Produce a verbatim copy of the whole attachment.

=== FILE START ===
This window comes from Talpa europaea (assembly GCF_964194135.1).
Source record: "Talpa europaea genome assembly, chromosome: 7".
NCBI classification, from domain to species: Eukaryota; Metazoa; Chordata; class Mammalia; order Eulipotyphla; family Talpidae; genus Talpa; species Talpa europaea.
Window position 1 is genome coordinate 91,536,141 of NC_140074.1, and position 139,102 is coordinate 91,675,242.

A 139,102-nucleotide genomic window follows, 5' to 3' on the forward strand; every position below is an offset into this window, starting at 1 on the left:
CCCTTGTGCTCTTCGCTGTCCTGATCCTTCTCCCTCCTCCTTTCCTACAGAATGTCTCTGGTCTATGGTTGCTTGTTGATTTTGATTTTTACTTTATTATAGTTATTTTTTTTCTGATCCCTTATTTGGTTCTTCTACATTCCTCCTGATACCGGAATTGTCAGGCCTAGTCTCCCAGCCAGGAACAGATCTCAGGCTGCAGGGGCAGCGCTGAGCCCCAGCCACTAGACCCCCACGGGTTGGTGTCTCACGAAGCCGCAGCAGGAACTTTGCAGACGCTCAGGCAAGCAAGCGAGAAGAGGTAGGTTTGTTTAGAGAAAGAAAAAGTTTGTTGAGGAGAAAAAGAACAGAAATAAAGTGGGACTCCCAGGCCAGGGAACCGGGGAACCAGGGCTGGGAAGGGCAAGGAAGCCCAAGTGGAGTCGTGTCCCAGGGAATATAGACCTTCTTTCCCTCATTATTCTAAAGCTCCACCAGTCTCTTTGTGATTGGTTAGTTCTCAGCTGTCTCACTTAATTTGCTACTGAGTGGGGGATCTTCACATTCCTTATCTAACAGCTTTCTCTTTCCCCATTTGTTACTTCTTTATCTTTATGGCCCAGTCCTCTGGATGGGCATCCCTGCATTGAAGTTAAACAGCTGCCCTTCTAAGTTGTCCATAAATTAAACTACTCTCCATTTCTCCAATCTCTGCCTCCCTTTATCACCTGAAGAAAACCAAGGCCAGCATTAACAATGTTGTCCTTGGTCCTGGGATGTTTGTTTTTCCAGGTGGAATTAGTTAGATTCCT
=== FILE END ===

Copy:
This window comes from Talpa europaea (assembly GCF_964194135.1).
Source record: "Talpa europaea genome assembly, chromosome: 7".
NCBI classification, from domain to species: Eukaryota; Metazoa; Chordata; class Mammalia; order Eulipotyphla; family Talpidae; genus Talpa; species Talpa europaea.
Window position 1 is genome coordinate 91,536,141 of NC_140074.1, and position 139,102 is coordinate 91,675,242.

A 139,102-nucleotide genomic window follows, 5' to 3' on the forward strand; every position below is an offset into this window, starting at 1 on the left:
CCCTTGTGCTCTTCGCTGTCCTGATCCTTCTCCCTCCTCCTTTCCTACAGAATGTCTCTGGTCTATGGTTGCTTGTTGATTTTGATTTTTACTTTATTATAGTTATTTTTTTTCTGATCCCTTATTTGGTTCTTCTACATTCCTCCTGATACCGGAATTGTCAGGCCTAGTCTCCCAGCCAGGAACAGATCTCAGGCTGCAGGGGCAGCGCTGAGCCCCAGCCACTAGACCCCCACGGGTTGGTGTCTCACGAAGCCGCAGCAGGAACTTTGCAGACGCTCAGGCAAGCAAGCGAGAAGAGGTAGGTTTGTTTAGAGAAAGAAAAAGTTTGTTGAGGAGAAAAAGAACAGAAATAAAGTGGGACTCCCAGGCCAGGGAACCGGGGAACCAGGGCTGGGAAGGGCAAGGAAGCCCAAGTGGAGTCGTGTCCCAGGGAATATAGACCTTCTTTCCCTCATTATTCTAAAGCTCCACCAGTCTCTTTGTGATTGGTTAGTTCTCAGCTGTCTCACTTAATTTGCTACTGAGTGGGGGATCTTCACATTCCTTATCTAACAGCTTTCTCTTTCCCCATTTGTTACTTCTTTATCTTTATGGCCCAGTCCTCTGGATGGGCATCCCTGCATTGAAGTTAAACAGCTGCCCTTCTAAGTTGTCCATAAATTAAACTACTCTCCATTTCTCCAATCTCTGCCTCCCTTTATCACCTGAAGAAAACCAAGGCCAGCATTAACAATGTTGTCCTTGGTCCTGGGATGTTTGTTTTTCCAGGTGGAATTAGTTAGATTCCT